For those who haven't played Deus Ex, basically the game can be thought of as a FPS/RPG hybrid. You basically get to run and shoot enemies like your typical FPS but like an RPG you can gain levels (in the form of "Praxis Kits") which allow you to upgrade your augmentations. With upgraded augmentations you're able to run faster, jump higher, lift heavier objects and so on. Consequently, depending on which upgrades you pick, you’re able to tackle missions in different ways. For example, picking the strength upgrade might allow you to lift a heavy box which reveals a secret passage or picking the jump upgrade might allow you to fall down several floors circumventing the need to fight your way downstairs. This is what made Deus Ex such a great game and I’m pleased to say that Eidos Montreal adopted the same formula when designing this latest iteration… well at least most of the time.
Alpha Protocol when it comes to boss fights. Boss fights are usually fights to the death with very little opportunity for your character to hide or perform a non-lethal takedown. So if you’ve been investing all your points into being sneaky and non-lethal this means you’ll find the boss fights almost impossible to finish. One of them took me several retries and I only got through thanks to a pathing glitch which caused the boss to get stuck.
Again, just like the original Deus Ex, the overall voice acting in DX:HR is poor. While you’ll occasionally hear some good voice acting most of the time characters have outrageously stereotyped accents or they place emphasis on the wrong words. Also sometimes the volume of background audio/sound effects is too low and the character voices, too loud.
In a step backwards from the original Deus Ex, there is no aural cue to when you’re drinking or eating things from your inventory. This means there’s a chance you’ll waste some of your items as you’re pressing a hotkey and focusing your attention to somewhere else instead of your inventory bar.
The game doesn’t have as good music as the original Deus Ex and is more ambient than thematic, but I was actually impressed by what Michael McCann (famous for his work on Splinter Cell: Double Agent) did for this soundtrack. The dystopian, cyberpunk future, where mankind plays with the concept of humanity, is served well by a mixture of gloomy electronica and choral samples. Some of the music sounds like they’re in the same key and style to original Deus Ex tracks, so even though you don’t hear those memorable themes from the original (unless you’re passing by an in-game radio) it still has the same feel.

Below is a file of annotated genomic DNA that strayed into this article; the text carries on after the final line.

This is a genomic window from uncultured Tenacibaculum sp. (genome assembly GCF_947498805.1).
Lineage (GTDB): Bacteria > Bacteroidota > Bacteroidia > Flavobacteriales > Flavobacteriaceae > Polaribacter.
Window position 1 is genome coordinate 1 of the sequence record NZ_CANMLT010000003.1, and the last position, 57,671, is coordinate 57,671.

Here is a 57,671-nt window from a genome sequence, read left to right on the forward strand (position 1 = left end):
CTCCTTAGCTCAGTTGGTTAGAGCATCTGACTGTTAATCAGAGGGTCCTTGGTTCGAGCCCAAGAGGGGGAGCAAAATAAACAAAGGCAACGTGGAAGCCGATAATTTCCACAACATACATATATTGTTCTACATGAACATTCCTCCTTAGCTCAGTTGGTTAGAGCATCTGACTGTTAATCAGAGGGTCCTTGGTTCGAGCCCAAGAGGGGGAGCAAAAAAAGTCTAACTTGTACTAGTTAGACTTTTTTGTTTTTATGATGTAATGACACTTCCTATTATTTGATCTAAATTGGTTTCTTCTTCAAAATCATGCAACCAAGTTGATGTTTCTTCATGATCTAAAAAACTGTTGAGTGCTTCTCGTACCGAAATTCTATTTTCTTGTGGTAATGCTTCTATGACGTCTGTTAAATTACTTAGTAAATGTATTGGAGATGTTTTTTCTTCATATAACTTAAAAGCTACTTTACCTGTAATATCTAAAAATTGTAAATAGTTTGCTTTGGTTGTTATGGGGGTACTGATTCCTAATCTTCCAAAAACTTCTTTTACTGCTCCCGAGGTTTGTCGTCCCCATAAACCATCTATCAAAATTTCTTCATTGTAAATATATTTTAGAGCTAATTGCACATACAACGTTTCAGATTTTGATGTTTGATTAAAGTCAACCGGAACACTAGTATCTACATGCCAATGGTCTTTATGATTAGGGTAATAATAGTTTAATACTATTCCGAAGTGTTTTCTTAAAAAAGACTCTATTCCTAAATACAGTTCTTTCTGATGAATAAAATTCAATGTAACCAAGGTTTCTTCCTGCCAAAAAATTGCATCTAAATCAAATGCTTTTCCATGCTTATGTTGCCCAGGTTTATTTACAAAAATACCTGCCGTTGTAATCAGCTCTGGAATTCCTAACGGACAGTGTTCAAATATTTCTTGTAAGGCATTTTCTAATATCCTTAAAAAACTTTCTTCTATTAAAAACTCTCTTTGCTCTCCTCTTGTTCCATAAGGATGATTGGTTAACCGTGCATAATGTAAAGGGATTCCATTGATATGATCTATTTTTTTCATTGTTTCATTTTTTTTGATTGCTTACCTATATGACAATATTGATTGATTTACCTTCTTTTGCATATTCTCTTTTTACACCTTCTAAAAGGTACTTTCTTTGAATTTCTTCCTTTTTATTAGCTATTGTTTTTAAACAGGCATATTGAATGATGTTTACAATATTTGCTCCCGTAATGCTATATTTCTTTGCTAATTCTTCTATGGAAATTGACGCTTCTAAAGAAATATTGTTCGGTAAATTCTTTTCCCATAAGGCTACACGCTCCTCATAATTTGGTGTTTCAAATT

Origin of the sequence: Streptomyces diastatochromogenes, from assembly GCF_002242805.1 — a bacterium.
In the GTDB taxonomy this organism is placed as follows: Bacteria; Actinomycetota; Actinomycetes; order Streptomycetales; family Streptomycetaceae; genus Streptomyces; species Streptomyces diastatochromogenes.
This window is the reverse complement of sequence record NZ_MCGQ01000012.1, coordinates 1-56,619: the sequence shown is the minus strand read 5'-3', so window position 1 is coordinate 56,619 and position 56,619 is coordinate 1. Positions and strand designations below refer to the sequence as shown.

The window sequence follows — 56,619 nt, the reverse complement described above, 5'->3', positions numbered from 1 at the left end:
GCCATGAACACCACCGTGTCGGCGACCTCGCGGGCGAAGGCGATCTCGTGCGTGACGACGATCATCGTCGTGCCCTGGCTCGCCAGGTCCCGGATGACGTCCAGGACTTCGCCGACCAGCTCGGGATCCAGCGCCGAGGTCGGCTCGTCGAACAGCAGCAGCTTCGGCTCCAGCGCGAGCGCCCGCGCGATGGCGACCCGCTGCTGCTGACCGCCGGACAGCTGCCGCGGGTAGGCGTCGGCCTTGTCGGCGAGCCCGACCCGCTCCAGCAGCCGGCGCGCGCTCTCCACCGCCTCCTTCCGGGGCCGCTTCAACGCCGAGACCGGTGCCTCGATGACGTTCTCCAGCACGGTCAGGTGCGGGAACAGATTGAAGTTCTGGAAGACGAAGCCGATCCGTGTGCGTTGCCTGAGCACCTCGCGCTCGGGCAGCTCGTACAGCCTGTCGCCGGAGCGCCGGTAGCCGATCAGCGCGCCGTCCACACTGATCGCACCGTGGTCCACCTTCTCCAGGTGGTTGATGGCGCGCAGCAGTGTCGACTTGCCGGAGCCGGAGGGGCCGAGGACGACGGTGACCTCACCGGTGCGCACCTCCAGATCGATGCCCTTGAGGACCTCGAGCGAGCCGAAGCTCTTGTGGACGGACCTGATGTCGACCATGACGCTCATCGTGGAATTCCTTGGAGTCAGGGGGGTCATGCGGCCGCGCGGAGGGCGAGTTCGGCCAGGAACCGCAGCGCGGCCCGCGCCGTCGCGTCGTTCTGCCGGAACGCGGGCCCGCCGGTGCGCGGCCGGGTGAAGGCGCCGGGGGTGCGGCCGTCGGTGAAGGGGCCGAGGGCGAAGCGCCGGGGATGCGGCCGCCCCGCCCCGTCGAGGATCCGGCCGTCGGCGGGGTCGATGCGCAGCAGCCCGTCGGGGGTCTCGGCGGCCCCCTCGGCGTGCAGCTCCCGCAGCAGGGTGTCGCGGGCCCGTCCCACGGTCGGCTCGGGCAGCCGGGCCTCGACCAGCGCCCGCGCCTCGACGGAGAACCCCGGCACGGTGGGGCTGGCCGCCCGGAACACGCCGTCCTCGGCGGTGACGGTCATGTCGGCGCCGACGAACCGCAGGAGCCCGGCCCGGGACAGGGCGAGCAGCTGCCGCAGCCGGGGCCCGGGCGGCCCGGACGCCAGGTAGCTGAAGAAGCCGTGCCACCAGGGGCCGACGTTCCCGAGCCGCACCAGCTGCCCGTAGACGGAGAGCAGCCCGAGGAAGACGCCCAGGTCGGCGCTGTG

If you want a more in-depth review on some of the game's music check out my review.
In terms of graphics the game has a reasonably good engine and I encountered very few framerate drops, glitches or hiccups. The environment of DX:HR is incredibly detailed allowing you to interact with everything but the kitchen sink (oh... actually you can interact with that too). The only thing that seemed a bit silly to me was that some of the character models had heads that were disproportionately small when compared to their torsos.
The game is similar to the original Deus Ex in that there are multiple endings to the game and just like Deus Ex, since you make the choice at the end, you can quite easily experience all of them provided you load a save game near the end. This unfortunately decreases the game replay value as the only reasons to replay the game would be to hunt for Steam achievements or experience an alternative approach to a mission objective.
I can’t actually remember any serious issues or glitches with the game, except for the fact that one of the side quests was seriously bugged – to the point where I couldn’t complete most of it. It was apparently fixed in a later patch but by then it was too late, I already finished the game.
Score - 8/10It’s Deus Ex for the next generation
If you want to get the game, you can get it off Steam.